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1.  Clinical outcome following acute ischaemic stroke relates to both activation and autoregulatory inhibition of cytokine production 
BMC Neurology  2007;7:5.
Background
As critical mediators of local and systemic inflammatory responses, cytokines are produced in the brain following ischaemic stroke. Some have been detected in the circulation of stroke patients, but their role and source is unclear. Focusing primarily on interleukin(IL)-1-related mechanisms, we serially measured plasma inflammatory markers, and the production of cytokines by whole blood, from 36 patients recruited within 12 h and followed up to 1 year after acute ischaemic stroke (AIS).
Results
Admission plasma IL-1 receptor antagonist (IL-1ra) concentration was elevated, relative to age-, sex-, and atherosclerosis-matched controls. IL-1β, soluble IL-1 receptor type II, tumour necrosis factor (TNF)-α, TNF-RII, IL-10 and leptin concentrations did not significantly differ from controls, but peak soluble TNF receptor type I (sTNF-RI) in the first week correlated strongly with computed tomography infarct volume at 5–7 days, mRS and BI at 3 and 12 months. Neopterin was raised in patients at 5–7 d, relative to controls, and in subjects with significant atherosclerosis. Spontaneous IL-1β, TNF-α and IL-6 gene and protein expression by blood cells was minimal, and induction of these cytokines by lipopolysaccharide (LPS) was significantly lower in patients than in controls during the first week. Minimum LPS-induced cytokine production correlated strongly with mRS and BI, and also with plasma cortisol.
Conclusion
Absence of spontaneous whole blood gene activation or cytokine production suggests that peripheral blood cells are not the source of cytokines measured in plasma after AIS. Increased plasma IL-1ra within 12 h of AIS onset, the relationship between sTNF-RI and stroke severity, and suppressed cytokine induction suggests early activation of endogenous immunosuppressive mechanisms after AIS.
doi:10.1186/1471-2377-7-5
PMCID: PMC1810309  PMID: 17328808
2.  Circle of Willis variation in a complex stroke presentation: a case report 
BMC Neurology  2006;6:13.
Background
The impact of circle of Willis anatomical variation upon the presentation of stroke is probably underrecognised.
Case presentation
A 63-year-old right-handed woman developed a left hemiparesis and right leg weakness sequentially following a road traffic accident (RTA). Despite initial concern about the possibility of cervical spinal cord injury, the final diagnosis was bilateral artery-to-artery embolic cerebral infarction with dominant right internal carotid artery.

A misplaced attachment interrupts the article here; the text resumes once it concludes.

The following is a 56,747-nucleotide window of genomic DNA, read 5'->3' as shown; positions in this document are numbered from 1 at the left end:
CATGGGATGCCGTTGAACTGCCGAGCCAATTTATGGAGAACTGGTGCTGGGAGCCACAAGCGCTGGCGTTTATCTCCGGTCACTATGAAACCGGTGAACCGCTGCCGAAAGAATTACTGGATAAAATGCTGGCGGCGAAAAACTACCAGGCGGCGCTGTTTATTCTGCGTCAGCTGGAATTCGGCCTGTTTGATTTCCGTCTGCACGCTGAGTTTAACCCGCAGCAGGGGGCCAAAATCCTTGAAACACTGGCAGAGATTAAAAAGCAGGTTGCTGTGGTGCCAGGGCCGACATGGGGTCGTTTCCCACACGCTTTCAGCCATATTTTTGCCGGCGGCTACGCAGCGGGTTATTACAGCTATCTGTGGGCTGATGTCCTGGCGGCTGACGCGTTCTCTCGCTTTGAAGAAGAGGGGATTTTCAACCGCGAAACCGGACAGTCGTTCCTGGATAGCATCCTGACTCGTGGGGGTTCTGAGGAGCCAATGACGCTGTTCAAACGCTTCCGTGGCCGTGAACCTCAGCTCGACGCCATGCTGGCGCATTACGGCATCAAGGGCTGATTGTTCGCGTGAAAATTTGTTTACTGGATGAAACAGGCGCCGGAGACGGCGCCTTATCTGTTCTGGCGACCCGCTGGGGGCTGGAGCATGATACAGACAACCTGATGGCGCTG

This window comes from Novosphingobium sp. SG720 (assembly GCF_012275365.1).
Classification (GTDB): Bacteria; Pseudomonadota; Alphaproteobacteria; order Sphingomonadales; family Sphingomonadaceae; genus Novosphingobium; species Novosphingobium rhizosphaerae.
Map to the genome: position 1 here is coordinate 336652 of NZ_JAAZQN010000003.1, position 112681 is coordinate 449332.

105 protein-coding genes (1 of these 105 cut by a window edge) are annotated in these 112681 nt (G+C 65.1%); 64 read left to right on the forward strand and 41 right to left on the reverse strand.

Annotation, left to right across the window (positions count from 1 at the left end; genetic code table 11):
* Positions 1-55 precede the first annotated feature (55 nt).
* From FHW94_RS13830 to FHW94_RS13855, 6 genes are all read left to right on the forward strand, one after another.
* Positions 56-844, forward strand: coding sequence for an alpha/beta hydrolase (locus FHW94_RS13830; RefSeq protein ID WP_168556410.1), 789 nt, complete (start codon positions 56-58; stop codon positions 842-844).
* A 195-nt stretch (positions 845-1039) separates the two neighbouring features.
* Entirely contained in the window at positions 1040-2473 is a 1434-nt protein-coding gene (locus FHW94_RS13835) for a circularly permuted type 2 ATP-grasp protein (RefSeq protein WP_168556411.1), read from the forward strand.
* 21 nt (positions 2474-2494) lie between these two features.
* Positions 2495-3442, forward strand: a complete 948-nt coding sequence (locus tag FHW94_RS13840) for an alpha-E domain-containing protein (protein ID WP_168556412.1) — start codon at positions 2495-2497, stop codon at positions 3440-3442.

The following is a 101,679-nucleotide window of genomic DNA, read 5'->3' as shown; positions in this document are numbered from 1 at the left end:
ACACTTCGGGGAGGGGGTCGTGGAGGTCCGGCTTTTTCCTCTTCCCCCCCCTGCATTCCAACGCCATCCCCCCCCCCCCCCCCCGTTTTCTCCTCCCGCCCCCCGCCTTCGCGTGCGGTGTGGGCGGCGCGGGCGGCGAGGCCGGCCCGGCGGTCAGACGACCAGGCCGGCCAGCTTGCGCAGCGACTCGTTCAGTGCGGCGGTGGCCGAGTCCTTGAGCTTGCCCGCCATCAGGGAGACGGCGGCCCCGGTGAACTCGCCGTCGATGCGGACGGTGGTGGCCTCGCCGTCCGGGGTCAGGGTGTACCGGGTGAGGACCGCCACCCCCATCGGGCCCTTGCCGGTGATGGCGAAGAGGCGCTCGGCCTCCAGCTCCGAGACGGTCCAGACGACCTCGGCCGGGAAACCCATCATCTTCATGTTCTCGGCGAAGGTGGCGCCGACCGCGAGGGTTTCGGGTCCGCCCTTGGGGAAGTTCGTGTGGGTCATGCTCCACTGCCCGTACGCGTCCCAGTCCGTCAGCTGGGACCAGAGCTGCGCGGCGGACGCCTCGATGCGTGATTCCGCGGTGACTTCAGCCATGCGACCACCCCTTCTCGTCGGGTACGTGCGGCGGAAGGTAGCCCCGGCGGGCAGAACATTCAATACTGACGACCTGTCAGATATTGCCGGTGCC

Conclusion
The case illustrates the complex presentation of stroke as a pseudo-cervical cord lesion and the impact of circle of Willis anatomical variation upon the expression of large vessel cerebrovascular disease.
doi:10.1186/1471-2377-6-13
PMCID: PMC1434765  PMID: 16539714
4.  Peak plasma interleukin-6 and other peripheral markers of inflammation in the first week of ischaemic stroke correlate with brain infarct volume, stroke severity and long-term outcome 
BMC Neurology  2004;4:2.
Background
Cerebral ischaemia initiates an inflammatory response in the brain and periphery. We assessed the relationship between peak values of plasma interleukin-6 (IL-6) in the first week after ischaemic stroke, with measures of stroke severity and outcome.
Methods
Thirty-seven patients with ischaemic stroke were prospectively recruited. Plasma IL-6, and other markers of peripheral inflammation, were measured at pre-determined timepoints in the first week after stroke onset. Primary analyses were the association between peak plasma IL-6 concentration with both modified Rankin score (mRS) at 3 months and computed tomography (CT) brain infarct volume.
Results
Peak plasma IL-6 concentration correlated significantly (p < 0.001) with CT brain infarct volume (r = 0.75) and mRS at 3 months (r = 0.72). It correlated similarly with clinical outcome at 12 months or stroke severity. Strong associations were also noted between either peak plasma C-reactive protein (CRP) concentration or white blood cell (WBC) count, and all outcome measures.
Conclusions
These data provide evidence that the magnitude of the peripheral inflammatory response is related to the severity of acute ischaemic stroke, and clinical outcome.
doi:10.1186/1471-2377-4-2
PMCID: PMC331413  PMID: 14725719
stroke acute; interleukin-6; C-reactive protein; inflammation; outcome measures

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